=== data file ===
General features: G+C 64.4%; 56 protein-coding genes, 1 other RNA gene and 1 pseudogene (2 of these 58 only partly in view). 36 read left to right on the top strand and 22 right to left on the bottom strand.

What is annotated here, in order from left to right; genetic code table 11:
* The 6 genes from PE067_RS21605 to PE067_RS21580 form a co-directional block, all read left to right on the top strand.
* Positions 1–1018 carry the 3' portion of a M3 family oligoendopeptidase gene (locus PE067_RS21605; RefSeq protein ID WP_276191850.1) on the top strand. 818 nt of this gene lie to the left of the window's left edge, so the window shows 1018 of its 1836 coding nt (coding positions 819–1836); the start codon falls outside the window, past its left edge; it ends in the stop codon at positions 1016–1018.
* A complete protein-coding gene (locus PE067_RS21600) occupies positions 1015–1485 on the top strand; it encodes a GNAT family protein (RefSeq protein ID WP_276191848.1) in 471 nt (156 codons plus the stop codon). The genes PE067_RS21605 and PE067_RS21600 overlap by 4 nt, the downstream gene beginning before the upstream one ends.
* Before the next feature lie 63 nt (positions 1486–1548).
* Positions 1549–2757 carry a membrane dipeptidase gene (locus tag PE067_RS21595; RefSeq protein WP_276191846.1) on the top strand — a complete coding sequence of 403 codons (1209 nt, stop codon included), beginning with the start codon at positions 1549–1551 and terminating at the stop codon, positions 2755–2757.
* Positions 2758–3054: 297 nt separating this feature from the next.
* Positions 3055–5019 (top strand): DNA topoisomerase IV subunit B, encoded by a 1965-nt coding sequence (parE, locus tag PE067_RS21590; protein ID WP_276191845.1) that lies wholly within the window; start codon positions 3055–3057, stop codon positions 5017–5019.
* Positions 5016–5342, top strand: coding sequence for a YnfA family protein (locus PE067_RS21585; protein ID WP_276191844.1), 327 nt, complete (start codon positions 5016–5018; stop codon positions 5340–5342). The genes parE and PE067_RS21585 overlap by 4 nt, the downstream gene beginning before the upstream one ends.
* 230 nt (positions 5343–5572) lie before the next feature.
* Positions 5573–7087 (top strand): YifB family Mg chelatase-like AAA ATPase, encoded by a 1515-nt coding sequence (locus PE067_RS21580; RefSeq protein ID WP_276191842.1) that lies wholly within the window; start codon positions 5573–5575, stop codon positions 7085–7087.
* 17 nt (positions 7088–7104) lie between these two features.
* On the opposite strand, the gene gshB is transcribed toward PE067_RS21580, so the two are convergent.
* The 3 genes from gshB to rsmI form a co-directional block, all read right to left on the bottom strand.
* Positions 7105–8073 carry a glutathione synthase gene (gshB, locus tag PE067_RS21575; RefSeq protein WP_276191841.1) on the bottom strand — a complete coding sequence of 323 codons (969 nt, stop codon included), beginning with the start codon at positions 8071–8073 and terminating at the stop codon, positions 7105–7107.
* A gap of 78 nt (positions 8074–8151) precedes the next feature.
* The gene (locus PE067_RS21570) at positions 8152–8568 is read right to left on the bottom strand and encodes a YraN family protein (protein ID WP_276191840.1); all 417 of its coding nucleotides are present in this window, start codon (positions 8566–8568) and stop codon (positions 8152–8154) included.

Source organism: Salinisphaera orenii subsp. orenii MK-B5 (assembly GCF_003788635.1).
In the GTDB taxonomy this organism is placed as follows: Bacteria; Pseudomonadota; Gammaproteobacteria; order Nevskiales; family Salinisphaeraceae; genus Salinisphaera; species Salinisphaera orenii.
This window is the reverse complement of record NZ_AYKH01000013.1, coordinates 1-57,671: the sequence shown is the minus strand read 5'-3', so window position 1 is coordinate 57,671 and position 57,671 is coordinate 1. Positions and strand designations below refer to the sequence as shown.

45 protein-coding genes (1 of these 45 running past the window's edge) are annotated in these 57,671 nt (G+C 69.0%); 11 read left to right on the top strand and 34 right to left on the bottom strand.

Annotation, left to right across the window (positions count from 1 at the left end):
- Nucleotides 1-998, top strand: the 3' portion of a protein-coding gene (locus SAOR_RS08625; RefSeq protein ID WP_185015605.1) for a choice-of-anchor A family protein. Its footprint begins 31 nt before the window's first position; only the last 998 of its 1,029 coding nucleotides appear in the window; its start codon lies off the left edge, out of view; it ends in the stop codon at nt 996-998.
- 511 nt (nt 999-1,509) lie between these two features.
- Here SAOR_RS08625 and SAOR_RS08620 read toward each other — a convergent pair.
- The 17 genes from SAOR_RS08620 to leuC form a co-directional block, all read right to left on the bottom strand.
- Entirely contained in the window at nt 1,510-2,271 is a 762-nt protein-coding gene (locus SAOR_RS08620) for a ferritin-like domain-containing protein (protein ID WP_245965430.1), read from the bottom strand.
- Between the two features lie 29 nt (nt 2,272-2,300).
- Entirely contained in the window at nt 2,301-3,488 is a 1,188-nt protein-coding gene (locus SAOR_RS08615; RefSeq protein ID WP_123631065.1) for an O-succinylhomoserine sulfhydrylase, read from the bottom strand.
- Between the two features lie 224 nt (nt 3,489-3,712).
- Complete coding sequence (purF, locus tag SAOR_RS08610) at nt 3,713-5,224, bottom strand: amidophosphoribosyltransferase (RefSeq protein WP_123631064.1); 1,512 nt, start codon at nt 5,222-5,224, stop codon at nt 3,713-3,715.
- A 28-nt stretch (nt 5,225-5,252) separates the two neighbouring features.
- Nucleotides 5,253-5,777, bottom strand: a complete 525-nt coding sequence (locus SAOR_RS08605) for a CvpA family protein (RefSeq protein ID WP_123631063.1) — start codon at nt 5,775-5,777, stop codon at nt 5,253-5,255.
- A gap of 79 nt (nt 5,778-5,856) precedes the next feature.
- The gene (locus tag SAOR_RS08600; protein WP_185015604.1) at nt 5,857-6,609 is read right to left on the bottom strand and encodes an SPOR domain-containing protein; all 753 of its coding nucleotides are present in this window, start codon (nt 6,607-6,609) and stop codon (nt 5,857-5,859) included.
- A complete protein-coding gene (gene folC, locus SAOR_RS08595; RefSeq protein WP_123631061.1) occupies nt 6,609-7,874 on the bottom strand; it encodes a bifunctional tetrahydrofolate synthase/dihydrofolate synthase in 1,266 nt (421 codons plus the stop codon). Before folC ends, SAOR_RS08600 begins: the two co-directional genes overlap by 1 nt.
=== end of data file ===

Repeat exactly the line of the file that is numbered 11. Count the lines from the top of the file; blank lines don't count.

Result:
* 230 nt (positions 5343–5572) lie before the next feature.